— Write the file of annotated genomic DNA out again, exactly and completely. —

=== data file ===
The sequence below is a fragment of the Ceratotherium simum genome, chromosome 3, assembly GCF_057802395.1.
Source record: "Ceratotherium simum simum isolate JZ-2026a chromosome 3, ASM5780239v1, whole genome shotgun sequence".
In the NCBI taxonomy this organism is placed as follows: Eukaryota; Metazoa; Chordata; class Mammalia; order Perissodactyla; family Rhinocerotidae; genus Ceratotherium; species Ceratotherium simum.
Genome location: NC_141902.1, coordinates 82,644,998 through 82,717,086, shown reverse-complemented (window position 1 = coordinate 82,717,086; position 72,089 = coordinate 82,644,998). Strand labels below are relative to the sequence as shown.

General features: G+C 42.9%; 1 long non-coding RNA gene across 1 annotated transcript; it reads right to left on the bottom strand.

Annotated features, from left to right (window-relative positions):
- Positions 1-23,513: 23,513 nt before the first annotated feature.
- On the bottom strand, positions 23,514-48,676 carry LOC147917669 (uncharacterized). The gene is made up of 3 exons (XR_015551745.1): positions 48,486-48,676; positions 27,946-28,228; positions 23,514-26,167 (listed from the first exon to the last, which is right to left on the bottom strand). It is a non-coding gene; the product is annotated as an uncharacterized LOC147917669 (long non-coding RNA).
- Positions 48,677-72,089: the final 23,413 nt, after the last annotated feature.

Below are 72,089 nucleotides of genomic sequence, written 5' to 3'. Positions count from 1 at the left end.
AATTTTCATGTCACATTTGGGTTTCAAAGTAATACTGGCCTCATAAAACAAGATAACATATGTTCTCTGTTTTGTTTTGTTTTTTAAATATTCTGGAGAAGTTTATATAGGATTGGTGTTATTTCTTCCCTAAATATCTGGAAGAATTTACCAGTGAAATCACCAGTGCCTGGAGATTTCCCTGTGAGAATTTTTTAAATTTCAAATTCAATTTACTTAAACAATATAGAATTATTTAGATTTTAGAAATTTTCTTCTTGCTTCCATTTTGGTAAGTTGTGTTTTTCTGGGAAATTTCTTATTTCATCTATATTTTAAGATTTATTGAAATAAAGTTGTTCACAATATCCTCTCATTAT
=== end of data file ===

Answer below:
The sequence below is a fragment of the Ceratotherium simum genome, chromosome 3, assembly GCF_057802395.1.
Source record: "Ceratotherium simum simum isolate JZ-2026a chromosome 3, ASM5780239v1, whole genome shotgun sequence".
In the NCBI taxonomy this organism is placed as follows: Eukaryota; Metazoa; Chordata; class Mammalia; order Perissodactyla; family Rhinocerotidae; genus Ceratotherium; species Ceratotherium simum.
Genome location: NC_141902.1, coordinates 82,644,998 through 82,717,086, shown reverse-complemented (window position 1 = coordinate 82,717,086; position 72,089 = coordinate 82,644,998). Strand labels below are relative to the sequence as shown.

General features: G+C 42.9%; 1 long non-coding RNA gene across 1 annotated transcript; it reads right to left on the bottom strand.

Annotated features, from left to right (window-relative positions):
- Positions 1-23,513: 23,513 nt before the first annotated feature.
- On the bottom strand, positions 23,514-48,676 carry LOC147917669 (uncharacterized). The gene is made up of 3 exons (XR_015551745.1): positions 48,486-48,676; positions 27,946-28,228; positions 23,514-26,167 (listed from the first exon to the last, which is right to left on the bottom strand). It is a non-coding gene; the product is annotated as an uncharacterized LOC147917669 (long non-coding RNA).
- Positions 48,677-72,089: the final 23,413 nt, after the last annotated feature.

Below are 72,089 nucleotides of genomic sequence, written 5' to 3'. Positions count from 1 at the left end.
AATTTTCATGTCACATTTGGGTTTCAAAGTAATACTGGCCTCATAAAACAAGATAACATATGTTCTCTGTTTTGTTTTGTTTTTTAAATATTCTGGAGAAGTTTATATAGGATTGGTGTTATTTCTTCCCTAAATATCTGGAAGAATTTACCAGTGAAATCACCAGTGCCTGGAGATTTCCCTGTGAGAATTTTTTAAATTTCAAATTCAATTTACTTAAACAATATAGAATTATTTAGATTTTAGAAATTTTCTTCTTGCTTCCATTTTGGTAAGTTGTGTTTTTCTGGGAAATTTCTTATTTCATCTATATTTTAAGATTTATTGAAATAAAGTTGTTCACAATATCCTCTCATTAT